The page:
Hartford Tops Our Rankings Of The Best MiLB.tv Broadcasts
If you are a fan of the minor leagues and prospects, the arrival of MiLB.tv has been a wonderful development. Streaming video has given parents, grandparents and friends around the country (and around the world) a chance to watch their favorite minor leaguer each and every night. It gives prospect watchers around the country a chance to flip from a Luis Robert at-bat in Charlotte to a Nate Pearson pitch in New Hampshire.
Like many of my co-workers, I watch a lot of MiLB.tv at Baseball America. And if you watch a lot of MiLB.tv, you quickly discover that there are team broadcasts that you want to watch and others you’re better off skipping.
Understandably, there is a much higher variance between the best MiLB broadcasts and the worst. Flip from a Tampa Bay Rays game to a Boston Red Sox broadcast and you might notice some subtle differences. Flip from a top-notch MiLB broadcast to the subpar one and you’ll go from an MLB quality production to one that lacks graphics and has one solo camera behind home plate.
Eventually I decided to create a chart to log what were the best and worst attributes of the 99 different team feeds from the 2019 MiLB season. That led to grading the feeds on a 20-to-80 scouting scale.
And eventually it led to honoring what we see as the top MiLB broadcast of 2019. The first time you click on a Hartford Yard Goats broadcast, you get the feel that you’re watching an MLB game.
The camera angles, especially the center field camera, are better than the ones some MLB teams use. The graphics are top notch and the production quality and direction–the secret sauce that takes a broadcast from clunky to exceptional–are all well done.
There’s a reason that the Yard Goats have an MLB quality production. Director Walter McEntire, an instructor at the Connecticut School of Broadcasting, worked on Kansas City Royals broadcasts in the 1980s. A few of Hartford’s camera operators do other professional work. And the team works hard every year to make the broadcast better than the year before.
One of the key steps forward for Hartford in 2019 was something that from the outside may seem like a step back. In 2018 the Yard Goats had a five camera setup with four manned cameras plus a robotic camera beyond the outfield wall. For 2019, they decided to move one of the other four cameras to the center field position. While it took the broadcast from five cameras to four, the improved picture quality and flexibility of the camera that is used the most during the broadcast made the switch pay off handsomely.
“What that gained outweighed losing a camera,” Hartford’s Game Production Manager Mike Delgado said. “It really improved our broadcast . . . Having that fifth camera was nice, but it was a luxury. Having all four cameras be top-notch quality really outweighed any options for a fifth camera . . . We also improved our broadcast audio as well with new headsets and new mixers. We were really happy with the quality.”
With an excellent 2019 season in the books, Delgado and the rest of the Yard Goats staff are working to figure out what can be improved for the upcoming season.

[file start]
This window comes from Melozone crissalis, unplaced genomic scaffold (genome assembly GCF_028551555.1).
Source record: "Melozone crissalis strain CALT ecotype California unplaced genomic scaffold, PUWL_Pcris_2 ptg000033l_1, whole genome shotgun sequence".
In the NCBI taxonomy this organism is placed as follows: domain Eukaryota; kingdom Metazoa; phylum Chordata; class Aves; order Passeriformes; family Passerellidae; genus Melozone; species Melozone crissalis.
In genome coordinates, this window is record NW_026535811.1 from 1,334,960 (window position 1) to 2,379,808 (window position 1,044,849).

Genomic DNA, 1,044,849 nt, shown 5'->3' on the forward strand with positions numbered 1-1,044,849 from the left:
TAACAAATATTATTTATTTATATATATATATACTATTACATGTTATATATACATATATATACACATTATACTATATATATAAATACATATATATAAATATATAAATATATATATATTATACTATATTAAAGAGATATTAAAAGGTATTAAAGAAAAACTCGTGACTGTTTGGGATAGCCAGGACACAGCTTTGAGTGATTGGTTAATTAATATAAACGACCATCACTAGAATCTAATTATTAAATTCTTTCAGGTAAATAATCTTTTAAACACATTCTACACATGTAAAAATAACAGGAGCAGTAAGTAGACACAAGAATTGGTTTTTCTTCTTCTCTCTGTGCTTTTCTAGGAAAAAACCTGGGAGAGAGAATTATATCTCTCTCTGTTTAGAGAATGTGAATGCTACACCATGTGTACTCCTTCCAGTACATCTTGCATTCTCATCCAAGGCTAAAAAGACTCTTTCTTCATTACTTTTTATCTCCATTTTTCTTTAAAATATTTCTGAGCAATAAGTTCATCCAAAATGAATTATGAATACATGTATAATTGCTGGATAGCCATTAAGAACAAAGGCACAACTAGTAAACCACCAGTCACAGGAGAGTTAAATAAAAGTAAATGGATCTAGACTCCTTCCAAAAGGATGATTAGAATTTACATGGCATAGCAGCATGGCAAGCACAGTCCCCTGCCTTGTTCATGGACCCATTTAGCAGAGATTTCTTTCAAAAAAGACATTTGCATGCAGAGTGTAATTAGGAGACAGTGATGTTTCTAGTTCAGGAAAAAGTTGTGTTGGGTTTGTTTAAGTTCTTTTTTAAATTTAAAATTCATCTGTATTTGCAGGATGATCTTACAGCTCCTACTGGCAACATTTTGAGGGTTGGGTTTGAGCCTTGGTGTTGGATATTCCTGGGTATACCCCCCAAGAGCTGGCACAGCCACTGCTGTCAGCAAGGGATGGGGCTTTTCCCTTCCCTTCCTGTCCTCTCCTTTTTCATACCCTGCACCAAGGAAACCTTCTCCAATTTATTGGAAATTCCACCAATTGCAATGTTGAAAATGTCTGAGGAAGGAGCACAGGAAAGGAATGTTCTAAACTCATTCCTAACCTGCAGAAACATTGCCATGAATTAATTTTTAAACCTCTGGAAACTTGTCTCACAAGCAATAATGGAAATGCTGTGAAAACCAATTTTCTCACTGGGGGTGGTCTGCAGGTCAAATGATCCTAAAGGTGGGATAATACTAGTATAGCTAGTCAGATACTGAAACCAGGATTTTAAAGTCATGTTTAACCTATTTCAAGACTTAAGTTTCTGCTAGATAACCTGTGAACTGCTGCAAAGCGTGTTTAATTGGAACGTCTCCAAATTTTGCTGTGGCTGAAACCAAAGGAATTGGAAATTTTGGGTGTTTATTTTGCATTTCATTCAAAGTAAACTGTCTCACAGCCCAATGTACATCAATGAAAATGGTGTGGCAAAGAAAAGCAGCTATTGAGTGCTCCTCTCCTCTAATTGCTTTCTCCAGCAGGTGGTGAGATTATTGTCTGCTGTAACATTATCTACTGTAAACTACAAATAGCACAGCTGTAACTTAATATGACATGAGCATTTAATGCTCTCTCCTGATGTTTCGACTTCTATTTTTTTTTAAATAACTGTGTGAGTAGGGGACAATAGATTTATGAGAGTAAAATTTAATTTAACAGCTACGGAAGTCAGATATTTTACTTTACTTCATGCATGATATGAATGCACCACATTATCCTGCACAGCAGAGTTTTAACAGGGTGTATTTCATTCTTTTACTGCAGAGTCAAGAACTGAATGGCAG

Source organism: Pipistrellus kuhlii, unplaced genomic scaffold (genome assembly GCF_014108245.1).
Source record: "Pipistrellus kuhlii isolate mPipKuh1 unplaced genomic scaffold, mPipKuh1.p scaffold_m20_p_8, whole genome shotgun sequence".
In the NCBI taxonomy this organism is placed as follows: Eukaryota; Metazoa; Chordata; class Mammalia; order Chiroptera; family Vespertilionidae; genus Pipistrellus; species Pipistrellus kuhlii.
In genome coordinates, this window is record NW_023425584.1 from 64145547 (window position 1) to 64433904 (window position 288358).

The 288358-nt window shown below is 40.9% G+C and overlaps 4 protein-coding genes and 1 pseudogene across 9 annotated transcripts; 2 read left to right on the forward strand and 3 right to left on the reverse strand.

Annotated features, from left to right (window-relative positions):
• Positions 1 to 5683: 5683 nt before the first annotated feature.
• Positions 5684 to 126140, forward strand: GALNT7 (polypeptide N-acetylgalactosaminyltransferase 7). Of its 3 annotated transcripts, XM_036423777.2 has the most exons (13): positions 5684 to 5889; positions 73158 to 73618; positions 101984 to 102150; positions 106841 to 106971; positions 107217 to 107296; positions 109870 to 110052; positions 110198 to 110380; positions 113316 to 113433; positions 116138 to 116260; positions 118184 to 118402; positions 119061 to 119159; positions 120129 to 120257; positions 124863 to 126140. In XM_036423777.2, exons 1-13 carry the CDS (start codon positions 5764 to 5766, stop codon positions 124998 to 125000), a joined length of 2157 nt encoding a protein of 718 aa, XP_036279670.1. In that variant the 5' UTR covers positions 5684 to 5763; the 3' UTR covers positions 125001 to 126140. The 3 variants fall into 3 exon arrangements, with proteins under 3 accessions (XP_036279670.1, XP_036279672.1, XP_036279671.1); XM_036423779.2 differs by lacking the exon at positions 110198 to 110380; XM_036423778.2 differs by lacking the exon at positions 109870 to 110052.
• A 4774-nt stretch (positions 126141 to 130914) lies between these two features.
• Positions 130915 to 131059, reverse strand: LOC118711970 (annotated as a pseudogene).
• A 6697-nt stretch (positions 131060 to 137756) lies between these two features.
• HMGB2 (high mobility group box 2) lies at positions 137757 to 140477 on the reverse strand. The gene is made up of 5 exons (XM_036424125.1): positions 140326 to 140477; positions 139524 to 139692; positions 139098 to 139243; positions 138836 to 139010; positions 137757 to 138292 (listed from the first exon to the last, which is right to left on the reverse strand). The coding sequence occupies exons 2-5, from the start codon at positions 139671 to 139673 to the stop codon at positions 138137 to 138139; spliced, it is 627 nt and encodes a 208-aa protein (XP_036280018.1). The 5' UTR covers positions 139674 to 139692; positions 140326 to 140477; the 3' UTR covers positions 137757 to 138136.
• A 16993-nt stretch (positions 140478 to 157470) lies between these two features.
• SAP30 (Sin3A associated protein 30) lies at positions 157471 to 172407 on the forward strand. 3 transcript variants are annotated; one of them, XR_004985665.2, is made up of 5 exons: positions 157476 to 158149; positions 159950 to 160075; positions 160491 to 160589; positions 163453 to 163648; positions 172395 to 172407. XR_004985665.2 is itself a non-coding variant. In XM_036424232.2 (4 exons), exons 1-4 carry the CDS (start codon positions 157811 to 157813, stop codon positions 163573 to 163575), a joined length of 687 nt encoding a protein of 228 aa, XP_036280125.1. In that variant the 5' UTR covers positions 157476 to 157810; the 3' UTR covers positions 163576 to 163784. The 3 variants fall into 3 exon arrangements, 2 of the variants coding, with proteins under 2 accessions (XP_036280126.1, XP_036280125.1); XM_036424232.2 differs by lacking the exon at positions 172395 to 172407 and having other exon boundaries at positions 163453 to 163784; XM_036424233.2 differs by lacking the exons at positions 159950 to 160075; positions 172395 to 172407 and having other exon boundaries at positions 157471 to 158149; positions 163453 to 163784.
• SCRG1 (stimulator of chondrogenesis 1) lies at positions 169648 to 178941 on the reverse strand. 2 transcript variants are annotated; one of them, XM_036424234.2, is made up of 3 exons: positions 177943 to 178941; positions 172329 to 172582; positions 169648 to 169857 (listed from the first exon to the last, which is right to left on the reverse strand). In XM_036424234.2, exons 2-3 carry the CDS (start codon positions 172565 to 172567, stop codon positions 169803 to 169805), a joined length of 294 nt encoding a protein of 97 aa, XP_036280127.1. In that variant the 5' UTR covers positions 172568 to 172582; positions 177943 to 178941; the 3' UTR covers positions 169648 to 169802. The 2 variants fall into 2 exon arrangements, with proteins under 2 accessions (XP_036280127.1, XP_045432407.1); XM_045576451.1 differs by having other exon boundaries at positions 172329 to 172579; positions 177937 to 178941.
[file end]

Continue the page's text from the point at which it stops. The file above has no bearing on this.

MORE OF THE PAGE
“I think our broadcast is really good, but there are definitely things we can do to improve ourselves even further. I’m excited for 2020,” Delgado said.
The Yard Goats broadcast staff includes:
Mike Delgado: Game Production Manager
Walter McEntire: Director
Rob Pendell: Replay
Karishma Pinto: Graphics
Jeff Dooley: Play-by-Play Announcer
Dan Lovallo: Color Analyst
Kevin Norton: 3rd Base Camera
Joe Tarantino: High Home Camera
Tom Brady: High Home Camera
Scott Allo: 1st Base Camera
Jack Petrucci: 1st Base Camera
Jim Dunnells: Multiple Cameras
John Supowitz: CF Camera
Steve Bishop: Camera, replay, and scoring console (feeds the score bug)
While the Yard Goats had the best broadcast in the minors in 2019 in our opinion, we graded three different broadcasts as being at the absolute top of the scale–an 80 on the 20-to-80 scouting scale.
We do grade on a sliding scale. The expectation for a Triple-A club is higher than the expectations for a short-season club. Also, clubs in the Florida State League and California League get a little bump because simply having broadcasts in those leagues helps a team stand out – Bradenton is the only FSL club that had broadcasts in 2019.
No one on this list gets a bottom of the scale 20 grade. Simply having a single camera and a piped-in radio broadcast puts a club far above those that don’t have TV broadcasts.
The Other 80s
Mahoning Valley (short-season New York-Penn)
While we grade on a sliding scale, Mahoning Valley’s broadcasts would be impressive even if they were in Double-A or Triple-A. Most short-season broadcasts have bare-boned graphics (if they have them). The Scrappers have top-notch graphics and were one of only two teams who had velocity readings for pitchers. The camera angles are also excellent.
Bradenton (high Class A Florida State)
No other Florida State League team even attempts to broadcast its games. The FSL and the California League (which has improved in its coverage) are the deserts of minor league baseball broadcasts. So if Bradenton stuck a fixed camera behind home plate and piped in the radio broadcast, it would be far beyond the efforts of the rest of the FSL.
The Marauders have gone far beyond a minimal effort. The camera angles are excellent, the shots are sharp (although the center field camera does not match the picture quality of some of the other cameras) and the graphics are top notch. These games are a joy to watch, especially when you consider they are the only chance to watch FSL players in action.
Also deserving of note (70)
Altoona (Eastern), Charlotte (Triple-A International), Binghamton (Eastern), Iowa (Pacific Coast), Lehigh Valley (International), Indianapolis (International), Durham (International), Great Lakes (Midwest), Wisconsin (Midwest).
These broadcasts provide excellent production quality, graphics and sharp cameras. For most of the teams here, the only complaint is their center field camera angles are less than ideal. In most cases, the camera angles are still solid, but they don’t provide the same ability to view pitches the way a true center field camera can.
Baseball America Prospect Report -- June 5, 2019
Joey Bart returns from injury, Kyle Tucker continues to produce and Nate Lowe heats up.
Before we list every team’s grades, an explanation of the criteria by which we graded each feed.